Why write fiction about real events? Why make up stories about World War II, or Ireland or the Great Depression? Why not stick to imagined worlds, like JK Rowling’s delightful, magic permeated version of England?

Consider the wild popularity of the “Humans of New York” Facebook site. There are SO MANY tales to be told. Why not tell them, as is done with Holocaust survivors and military veterans (to name a few) in oral history projects? I offer The Orphan Train by Christina Baker Kline as an example of a book written about events that, I believe, have been extensively documented. More about it below.

Sometimes the truth is just too painfully awful to bear.

  • Warriors Don’t Cry by Melba Patillo Beals, who participated in the battle for school desegregation as a high schooler, is a non-fiction account so harrowing I couldn’t read it.
  • The truth behind Beloved by Toni Morrison is even worse than that portrayed in the book/movie, in which an enslaved woman kills her child to keep him from slavery.

Fiction represents a selection of what is (or isn’t) “meaningful” or important about an era or event. I’m convinced that “meaning” is assigned, not inherent. The meaning that an author assigns to an event may be very different from what participants experienced. If the people are available (or left records), I would rather listen to real voices than read a fictionalized account.

I think fiction represents a consensus (of sorts) on what we are going to remember, emphasize and/or construe about events.

Fiction has its conventions. Usually major characters stay alive for most of the book. I was truly shocked when Vikram Seth killed off a major character in the middle of The Golden Gate. That’s what happens in life, not in novels!

Stephen Dunn (poet and professor) says that southern New Jersey (where I live) “hasn’t been imagined yet”. Very little fiction or poetry about this region has been written. To me, that means there’s no consensus about what we will or won’t discuss about South Jersey. Fiction sets boundaries. No one has decided what South Jersey means.

Means to whom? Our local poet? We the residents? Scholars somewhere else? (Will South Jersey Studies be invented one day?) We will surely choose to keep the sun and sand. What about the past? How long will it take to digest Boardwalk Empire by Nelson Johnson? Will we study slaveholders or the underground railroad?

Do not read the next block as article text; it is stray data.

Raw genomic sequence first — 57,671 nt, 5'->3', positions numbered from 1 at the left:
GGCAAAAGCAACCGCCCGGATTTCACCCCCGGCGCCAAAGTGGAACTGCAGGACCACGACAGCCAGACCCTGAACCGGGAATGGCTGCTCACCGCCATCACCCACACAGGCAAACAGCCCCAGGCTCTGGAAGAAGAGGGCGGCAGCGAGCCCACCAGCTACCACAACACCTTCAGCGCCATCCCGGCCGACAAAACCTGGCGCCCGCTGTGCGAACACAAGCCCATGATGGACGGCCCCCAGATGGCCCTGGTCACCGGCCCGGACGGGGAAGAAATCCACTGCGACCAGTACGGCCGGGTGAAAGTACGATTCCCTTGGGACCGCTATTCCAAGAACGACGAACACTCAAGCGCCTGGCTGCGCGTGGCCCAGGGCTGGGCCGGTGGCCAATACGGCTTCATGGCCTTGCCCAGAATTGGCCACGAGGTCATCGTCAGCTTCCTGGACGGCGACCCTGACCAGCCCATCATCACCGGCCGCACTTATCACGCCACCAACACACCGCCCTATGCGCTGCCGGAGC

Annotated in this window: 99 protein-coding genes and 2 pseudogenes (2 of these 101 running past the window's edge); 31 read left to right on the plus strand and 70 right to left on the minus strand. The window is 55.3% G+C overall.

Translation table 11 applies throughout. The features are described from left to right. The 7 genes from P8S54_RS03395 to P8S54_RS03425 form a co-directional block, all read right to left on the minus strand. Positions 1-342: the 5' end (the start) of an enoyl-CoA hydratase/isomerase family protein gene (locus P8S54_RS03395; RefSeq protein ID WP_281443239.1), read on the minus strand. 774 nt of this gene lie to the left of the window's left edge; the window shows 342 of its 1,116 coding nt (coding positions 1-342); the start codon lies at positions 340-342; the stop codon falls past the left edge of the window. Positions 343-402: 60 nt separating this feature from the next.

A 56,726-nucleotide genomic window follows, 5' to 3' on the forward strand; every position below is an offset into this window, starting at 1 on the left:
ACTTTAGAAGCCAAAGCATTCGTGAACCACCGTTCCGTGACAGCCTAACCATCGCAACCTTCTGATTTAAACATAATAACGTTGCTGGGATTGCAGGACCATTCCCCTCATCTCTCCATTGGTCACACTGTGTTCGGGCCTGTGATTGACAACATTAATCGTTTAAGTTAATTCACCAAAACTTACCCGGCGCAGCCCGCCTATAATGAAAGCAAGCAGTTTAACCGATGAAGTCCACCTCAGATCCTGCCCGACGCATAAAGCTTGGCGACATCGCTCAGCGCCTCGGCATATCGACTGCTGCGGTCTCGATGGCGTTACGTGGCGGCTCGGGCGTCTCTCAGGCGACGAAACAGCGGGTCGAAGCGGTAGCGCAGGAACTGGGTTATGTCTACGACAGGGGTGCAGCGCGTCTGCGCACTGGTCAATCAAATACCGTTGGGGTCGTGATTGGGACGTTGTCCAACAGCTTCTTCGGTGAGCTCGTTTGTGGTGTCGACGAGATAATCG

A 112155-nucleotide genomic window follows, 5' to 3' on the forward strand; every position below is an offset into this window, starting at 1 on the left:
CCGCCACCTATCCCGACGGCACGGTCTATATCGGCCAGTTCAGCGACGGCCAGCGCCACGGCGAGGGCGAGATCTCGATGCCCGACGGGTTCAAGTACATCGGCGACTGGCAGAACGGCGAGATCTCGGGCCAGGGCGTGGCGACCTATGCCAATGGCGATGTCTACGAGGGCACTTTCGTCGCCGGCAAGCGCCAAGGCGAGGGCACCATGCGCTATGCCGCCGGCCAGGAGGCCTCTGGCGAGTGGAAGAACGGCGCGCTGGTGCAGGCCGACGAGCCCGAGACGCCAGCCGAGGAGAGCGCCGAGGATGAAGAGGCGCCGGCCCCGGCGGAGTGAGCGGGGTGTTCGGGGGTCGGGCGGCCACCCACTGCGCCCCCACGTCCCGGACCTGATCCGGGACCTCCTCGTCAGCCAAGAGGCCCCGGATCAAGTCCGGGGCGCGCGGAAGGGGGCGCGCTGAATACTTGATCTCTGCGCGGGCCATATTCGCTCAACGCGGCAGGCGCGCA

So how did Peter H Davies, author of The Welsh Girl, (a novel about WWII) decide what (and who) to keep and who to discard? Why did he include ONE historical figure (Rudolf Hess) in this work of fiction?

Maybe studying history is just TOO MUCH WORK, too intellectually challenging. The Orphan Train was selected as a Common Reading (for a college, with the emphasis on the Freshmen) because it was “accessible”. Translate that to mean not too long, not too complicated… (I found it didactic.) Serious study of the events and historical period was apparently not considered. (I get it, but are we underestimating student intelligence?)

I was surprised, when I checked, to find out that I split my reading almost 50/50 between fiction and non-fiction. I thought I was leaning more towards fiction.

I very much enjoy “fantasy” fiction, but I would guess it’s a small fraction of what I read, maybe 10%. I LOVE a good alternative world.

My point? Does anyone else have a problem with fictionalized accounts of real events? Do you worry that you might be misled? That an author might be biased? How should fiction be incorporated into education? If a book pops into your mind when you consider this, I’d particularly like to hear about it.